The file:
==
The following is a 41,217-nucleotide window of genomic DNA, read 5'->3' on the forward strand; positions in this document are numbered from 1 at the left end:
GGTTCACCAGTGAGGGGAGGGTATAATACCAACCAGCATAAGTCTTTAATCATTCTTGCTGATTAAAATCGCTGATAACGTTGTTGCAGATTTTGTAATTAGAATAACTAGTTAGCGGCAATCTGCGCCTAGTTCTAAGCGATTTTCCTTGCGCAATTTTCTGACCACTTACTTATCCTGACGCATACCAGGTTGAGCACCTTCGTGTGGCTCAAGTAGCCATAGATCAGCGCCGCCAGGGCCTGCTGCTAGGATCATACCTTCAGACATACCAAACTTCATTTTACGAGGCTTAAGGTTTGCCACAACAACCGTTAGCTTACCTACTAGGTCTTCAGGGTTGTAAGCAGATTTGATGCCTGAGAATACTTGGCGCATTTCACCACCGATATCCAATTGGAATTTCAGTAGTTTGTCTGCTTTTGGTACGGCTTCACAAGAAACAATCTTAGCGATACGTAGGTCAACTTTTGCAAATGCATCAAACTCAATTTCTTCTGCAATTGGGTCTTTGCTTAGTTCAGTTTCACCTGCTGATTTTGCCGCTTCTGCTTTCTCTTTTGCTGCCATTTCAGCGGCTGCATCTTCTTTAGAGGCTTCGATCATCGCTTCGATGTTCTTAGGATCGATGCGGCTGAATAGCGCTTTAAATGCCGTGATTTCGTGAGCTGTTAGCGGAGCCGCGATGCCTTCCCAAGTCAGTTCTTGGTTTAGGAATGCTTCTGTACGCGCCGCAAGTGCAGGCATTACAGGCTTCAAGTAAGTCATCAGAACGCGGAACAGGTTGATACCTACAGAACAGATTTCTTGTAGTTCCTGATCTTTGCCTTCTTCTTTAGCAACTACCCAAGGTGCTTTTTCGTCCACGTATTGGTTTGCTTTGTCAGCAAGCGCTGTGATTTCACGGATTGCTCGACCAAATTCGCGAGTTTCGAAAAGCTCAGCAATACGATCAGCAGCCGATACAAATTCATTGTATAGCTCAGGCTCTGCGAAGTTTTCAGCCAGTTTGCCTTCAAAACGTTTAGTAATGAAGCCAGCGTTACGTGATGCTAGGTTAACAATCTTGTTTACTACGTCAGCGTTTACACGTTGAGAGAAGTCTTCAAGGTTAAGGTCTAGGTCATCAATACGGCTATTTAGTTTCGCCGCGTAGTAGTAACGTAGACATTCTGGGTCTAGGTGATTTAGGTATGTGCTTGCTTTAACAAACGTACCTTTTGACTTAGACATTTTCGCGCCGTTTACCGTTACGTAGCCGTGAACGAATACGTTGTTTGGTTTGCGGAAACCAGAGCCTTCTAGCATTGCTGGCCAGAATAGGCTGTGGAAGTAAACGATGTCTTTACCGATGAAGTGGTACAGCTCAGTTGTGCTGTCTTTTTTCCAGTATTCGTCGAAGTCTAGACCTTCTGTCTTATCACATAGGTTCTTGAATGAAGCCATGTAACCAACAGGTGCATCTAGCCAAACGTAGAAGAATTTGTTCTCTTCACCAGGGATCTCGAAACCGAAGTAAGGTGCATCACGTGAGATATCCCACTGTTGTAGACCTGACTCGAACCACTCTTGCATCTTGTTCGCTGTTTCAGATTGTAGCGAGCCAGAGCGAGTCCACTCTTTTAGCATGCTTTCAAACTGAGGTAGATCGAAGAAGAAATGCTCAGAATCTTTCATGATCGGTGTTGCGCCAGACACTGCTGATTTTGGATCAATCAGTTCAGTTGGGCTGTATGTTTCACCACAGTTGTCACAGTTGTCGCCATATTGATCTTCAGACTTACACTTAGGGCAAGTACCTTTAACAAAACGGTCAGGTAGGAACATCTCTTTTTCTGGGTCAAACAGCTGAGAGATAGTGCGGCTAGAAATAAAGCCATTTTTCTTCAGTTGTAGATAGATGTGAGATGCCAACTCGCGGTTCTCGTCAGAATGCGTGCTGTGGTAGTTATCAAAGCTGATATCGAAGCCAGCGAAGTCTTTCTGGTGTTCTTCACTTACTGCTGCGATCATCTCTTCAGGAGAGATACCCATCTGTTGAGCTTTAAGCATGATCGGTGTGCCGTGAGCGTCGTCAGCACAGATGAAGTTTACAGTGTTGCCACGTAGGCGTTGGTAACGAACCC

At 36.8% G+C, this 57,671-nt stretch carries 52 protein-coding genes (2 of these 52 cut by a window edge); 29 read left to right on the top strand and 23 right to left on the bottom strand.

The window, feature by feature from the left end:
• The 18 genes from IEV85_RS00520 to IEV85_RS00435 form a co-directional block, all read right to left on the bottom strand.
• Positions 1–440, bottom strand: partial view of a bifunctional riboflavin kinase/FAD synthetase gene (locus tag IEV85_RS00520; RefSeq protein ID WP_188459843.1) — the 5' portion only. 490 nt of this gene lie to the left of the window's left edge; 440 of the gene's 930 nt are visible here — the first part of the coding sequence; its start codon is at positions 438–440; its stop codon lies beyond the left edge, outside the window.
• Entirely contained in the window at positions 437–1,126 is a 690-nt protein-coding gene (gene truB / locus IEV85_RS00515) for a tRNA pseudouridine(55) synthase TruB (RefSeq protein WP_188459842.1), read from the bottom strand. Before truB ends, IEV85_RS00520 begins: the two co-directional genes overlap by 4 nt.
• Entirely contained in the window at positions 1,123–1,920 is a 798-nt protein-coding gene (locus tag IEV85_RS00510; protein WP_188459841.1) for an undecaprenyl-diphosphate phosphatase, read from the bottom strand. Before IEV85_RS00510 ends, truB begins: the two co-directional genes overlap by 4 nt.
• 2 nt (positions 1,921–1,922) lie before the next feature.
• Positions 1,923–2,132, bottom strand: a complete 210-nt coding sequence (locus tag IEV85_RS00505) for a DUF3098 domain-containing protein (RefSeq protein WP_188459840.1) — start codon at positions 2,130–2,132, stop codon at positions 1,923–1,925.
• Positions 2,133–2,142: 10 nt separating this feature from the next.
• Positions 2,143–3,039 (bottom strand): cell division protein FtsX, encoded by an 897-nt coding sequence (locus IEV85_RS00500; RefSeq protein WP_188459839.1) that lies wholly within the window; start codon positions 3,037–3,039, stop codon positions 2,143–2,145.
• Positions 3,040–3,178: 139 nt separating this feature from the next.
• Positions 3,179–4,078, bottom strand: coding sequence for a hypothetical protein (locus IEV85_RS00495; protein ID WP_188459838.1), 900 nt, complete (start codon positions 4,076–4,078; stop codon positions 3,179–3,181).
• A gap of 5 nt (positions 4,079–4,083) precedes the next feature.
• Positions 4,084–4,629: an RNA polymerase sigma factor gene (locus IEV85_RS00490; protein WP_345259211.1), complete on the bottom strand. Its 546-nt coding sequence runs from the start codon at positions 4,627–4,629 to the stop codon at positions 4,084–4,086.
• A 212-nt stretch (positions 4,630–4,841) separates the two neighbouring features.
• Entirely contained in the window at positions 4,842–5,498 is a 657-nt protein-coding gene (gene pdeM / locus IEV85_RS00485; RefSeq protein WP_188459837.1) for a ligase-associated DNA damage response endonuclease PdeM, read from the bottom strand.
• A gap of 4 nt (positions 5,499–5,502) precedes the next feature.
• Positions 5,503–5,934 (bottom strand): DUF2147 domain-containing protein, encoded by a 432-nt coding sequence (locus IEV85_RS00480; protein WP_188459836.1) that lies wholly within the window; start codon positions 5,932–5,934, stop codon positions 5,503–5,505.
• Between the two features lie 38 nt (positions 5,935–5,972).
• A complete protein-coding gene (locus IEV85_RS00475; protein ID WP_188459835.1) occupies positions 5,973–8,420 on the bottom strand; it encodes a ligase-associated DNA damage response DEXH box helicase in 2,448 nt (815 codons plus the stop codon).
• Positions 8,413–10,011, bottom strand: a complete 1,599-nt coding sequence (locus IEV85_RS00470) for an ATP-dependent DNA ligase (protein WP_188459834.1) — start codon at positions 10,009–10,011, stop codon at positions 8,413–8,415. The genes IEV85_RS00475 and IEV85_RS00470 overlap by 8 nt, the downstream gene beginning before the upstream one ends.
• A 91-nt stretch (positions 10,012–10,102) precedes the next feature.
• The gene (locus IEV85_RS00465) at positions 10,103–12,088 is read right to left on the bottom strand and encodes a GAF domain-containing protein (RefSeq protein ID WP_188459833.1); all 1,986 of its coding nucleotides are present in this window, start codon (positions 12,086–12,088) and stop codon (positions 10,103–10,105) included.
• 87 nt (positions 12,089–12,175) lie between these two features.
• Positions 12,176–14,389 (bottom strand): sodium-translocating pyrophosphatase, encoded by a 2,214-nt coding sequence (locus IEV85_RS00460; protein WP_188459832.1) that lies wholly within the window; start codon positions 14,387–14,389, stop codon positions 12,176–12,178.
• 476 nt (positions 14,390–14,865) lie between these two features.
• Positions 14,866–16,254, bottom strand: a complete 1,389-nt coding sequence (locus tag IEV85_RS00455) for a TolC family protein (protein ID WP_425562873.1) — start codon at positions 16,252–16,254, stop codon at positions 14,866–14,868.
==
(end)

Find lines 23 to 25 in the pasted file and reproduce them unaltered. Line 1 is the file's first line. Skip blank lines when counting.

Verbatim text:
• Positions 8,413–10,011, bottom strand: a complete 1,599-nt coding sequence (locus IEV85_RS00470) for an ATP-dependent DNA ligase (protein WP_188459834.1) — start codon at positions 10,009–10,011, stop codon at positions 8,413–8,415. The genes IEV85_RS00475 and IEV85_RS00470 overlap by 8 nt, the downstream gene beginning before the upstream one ends.
• A 91-nt stretch (positions 10,012–10,102) precedes the next feature.
• The gene (locus IEV85_RS00465) at positions 10,103–12,088 is read right to left on the bottom strand and encodes a GAF domain-containing protein (RefSeq protein ID WP_188459833.1); all 1,986 of its coding nucleotides are present in this window, start codon (positions 12,086–12,088) and stop codon (positions 10,103–10,105) included.